Biketown Portland

Brands that Work

Brands that Work

Brands occupy two major categories of market space: products of need vs want. Many of the brands of need are not as hip as the Airbnb, Uber, or Lyft brands we participate in the new market economy. And yet, brands of need are necessary in our everyday market space: brick and mortar banks, home insurance agencies, internet companies, trash companies, life insurance brokers, mortgage companies, auto mechanic shops, office cleaning companies, and the list goes on.

Companies of need fill a particular role within our society and workflow. Markets may go up, markets may go down, but companies of need will always have a foothold in the market as long as the market demands it.

In addition, there are brands of want. Brands of want are companies that devote themselves to the not necessary, but necessarily important sphere of the market. These are companies that fulfill actual and virtual products to make the person, business, and world a better place: shoes, clothing, music, make up, personal tech, software, food, drinks, workouts, media, TV, film, and digital apps. These are brands we purchase and participate with on a regular basis. We choose to engage with them because of the value and meaning they bring to our lives.

Often, as consumers, we can overcompensate with brand in the want category because of the deeper connect they make with our daily routine.

Alternatively, there are new market brands spanning this divide between products of need and want. One example of this is Uber, which fills the traditional need consumer role of transportation. Because of the digital-platform, disrupting nature of the way Uber fills the market, it’s also capturing the want of the consumer market. This has lead to the successful nature of Uber’s business. As a want-brand business revolutionizes a need industry Uber’s yearly profits continue to make it one of the most profitable companies in tech landscape.

My hunch is that need market have traditionally generated the greatest profits, while want markets create the tightest consumer to brand relationships. In between these two are a newer generation of companies that space both sectors and clean up on profits that lead to exponential growth followed by a slew of investors looking for the next Apple.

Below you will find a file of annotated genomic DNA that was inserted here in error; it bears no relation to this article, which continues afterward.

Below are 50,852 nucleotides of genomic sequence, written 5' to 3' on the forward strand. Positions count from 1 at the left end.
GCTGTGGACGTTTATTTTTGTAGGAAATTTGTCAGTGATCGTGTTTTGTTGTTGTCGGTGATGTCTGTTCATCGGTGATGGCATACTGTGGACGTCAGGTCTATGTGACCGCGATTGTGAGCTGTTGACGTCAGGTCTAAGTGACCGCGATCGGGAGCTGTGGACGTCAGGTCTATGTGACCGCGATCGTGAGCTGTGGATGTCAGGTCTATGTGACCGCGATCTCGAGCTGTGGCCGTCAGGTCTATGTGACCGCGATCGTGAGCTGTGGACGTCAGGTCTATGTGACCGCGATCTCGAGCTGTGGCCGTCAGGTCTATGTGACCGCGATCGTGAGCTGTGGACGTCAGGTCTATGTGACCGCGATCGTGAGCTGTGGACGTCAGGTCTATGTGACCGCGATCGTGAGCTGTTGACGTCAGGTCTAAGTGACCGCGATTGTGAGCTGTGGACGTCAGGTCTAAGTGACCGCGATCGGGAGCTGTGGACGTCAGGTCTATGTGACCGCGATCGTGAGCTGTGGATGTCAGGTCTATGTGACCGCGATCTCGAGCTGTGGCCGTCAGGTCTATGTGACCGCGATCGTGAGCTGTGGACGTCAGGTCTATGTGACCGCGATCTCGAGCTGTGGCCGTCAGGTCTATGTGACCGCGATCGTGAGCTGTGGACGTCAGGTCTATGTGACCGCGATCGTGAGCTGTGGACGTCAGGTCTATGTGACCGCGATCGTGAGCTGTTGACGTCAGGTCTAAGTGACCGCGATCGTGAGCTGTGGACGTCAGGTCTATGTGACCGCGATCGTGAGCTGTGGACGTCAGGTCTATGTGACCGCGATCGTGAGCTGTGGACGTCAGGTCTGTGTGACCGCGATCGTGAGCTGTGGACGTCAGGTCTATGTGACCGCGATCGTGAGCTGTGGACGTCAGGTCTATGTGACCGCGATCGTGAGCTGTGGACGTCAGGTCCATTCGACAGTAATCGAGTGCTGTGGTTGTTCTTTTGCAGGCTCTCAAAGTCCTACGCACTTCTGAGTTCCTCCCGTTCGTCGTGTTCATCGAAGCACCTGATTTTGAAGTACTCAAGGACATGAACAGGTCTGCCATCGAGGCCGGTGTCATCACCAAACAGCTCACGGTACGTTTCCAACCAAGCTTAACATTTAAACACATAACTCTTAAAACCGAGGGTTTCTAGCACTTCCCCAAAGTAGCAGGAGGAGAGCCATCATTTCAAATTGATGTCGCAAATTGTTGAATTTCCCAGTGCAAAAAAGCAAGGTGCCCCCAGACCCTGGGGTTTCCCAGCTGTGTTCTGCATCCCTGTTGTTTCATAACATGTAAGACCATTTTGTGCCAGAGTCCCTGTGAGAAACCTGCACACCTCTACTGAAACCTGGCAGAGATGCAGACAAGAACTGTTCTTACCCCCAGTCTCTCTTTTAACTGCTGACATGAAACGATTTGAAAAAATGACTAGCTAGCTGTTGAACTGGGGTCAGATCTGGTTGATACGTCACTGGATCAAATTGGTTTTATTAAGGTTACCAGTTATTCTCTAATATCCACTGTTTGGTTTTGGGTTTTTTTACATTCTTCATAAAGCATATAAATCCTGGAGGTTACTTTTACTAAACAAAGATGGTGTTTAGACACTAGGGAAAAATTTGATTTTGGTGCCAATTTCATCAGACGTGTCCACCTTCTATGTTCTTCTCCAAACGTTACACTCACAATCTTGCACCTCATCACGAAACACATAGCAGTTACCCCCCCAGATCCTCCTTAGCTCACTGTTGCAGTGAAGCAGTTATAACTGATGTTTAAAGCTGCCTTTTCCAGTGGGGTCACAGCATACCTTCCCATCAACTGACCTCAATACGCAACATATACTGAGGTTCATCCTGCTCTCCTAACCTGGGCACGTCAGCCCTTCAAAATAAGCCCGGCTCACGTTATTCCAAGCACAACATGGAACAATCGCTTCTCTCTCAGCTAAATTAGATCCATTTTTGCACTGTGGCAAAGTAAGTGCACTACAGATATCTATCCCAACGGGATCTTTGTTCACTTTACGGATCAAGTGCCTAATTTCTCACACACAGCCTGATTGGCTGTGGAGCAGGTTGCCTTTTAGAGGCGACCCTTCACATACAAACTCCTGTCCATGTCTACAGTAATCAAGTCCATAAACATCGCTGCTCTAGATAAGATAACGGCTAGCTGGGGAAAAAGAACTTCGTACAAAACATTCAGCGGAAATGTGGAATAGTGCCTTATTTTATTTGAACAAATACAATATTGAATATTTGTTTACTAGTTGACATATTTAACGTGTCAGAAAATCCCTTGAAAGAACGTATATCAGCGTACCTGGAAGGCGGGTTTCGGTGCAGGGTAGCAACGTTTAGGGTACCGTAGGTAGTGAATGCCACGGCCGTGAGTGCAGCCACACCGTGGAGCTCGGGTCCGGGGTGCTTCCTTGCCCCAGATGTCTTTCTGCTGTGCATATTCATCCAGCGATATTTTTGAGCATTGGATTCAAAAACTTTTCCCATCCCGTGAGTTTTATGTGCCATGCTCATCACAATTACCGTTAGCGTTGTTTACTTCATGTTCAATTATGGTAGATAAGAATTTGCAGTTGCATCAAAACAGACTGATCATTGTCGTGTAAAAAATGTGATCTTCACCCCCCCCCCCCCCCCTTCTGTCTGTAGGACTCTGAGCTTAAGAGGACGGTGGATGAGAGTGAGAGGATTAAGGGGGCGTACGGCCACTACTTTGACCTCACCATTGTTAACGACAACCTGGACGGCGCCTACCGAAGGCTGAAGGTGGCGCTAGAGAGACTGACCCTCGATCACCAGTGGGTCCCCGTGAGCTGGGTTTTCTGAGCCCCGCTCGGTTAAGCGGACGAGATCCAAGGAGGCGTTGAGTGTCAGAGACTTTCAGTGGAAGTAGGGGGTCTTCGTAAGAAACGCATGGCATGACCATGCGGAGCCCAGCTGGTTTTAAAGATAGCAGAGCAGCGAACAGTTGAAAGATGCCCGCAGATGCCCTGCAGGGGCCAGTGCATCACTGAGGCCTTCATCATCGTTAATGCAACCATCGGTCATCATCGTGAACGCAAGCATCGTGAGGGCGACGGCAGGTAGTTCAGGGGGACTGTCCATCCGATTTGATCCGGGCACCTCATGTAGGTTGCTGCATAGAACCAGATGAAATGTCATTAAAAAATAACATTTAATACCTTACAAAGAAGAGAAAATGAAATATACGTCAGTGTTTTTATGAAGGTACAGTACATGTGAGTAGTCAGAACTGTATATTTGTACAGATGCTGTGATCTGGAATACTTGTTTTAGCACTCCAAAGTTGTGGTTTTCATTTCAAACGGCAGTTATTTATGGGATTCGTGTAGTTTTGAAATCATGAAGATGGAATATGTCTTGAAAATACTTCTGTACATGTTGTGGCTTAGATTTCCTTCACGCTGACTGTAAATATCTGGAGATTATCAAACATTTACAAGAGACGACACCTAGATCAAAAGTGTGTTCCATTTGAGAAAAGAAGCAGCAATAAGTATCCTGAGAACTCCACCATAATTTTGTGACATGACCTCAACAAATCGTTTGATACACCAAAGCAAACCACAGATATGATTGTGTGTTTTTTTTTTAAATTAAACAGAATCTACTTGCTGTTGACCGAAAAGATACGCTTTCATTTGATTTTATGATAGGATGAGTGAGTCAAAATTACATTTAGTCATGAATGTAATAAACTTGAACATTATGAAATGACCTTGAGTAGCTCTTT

If you are like me, entrepreneurial – opportunist, then you spend a lot of time thinking through and planning out your next steps regarding life, career, and projects to focus your time and energy on. Often I will walk into a retail shop or restaurant and saying to my wife, “I could do much better at this and here’s what I would do…” I spend my free time working on side projects, ideas to take to market.

Do you spend your day time dreaming about companies you would like to own or be a part of? Do you look for inspiration in brands you would like to one day emulate? Do you crave to run your own branded company, produce your own product, and make your own path?

It is important to think through what time of company you are planning to launch. Are you in the need or want business. Where do you see your company’s market? Is there a way for you span the divide between products of need and want. Maybe you are starting a landscape company or pool cleaning service? Maybe you have an idea of a new payment system based on digital technology? Perhaps you have a product line or clothing company you are bringing to market.

No matter what you are doing, it’s important to understand what part of the market you are in. The way that you will be the most successful is when you pull from the deeper connections consumers make with want brands and convert that to an already existing, highly profitable need category.

If you have any more questions on this, let me know: abrahambates[at]

Otherwise, good luck on your next venture!

AB 8/31/18


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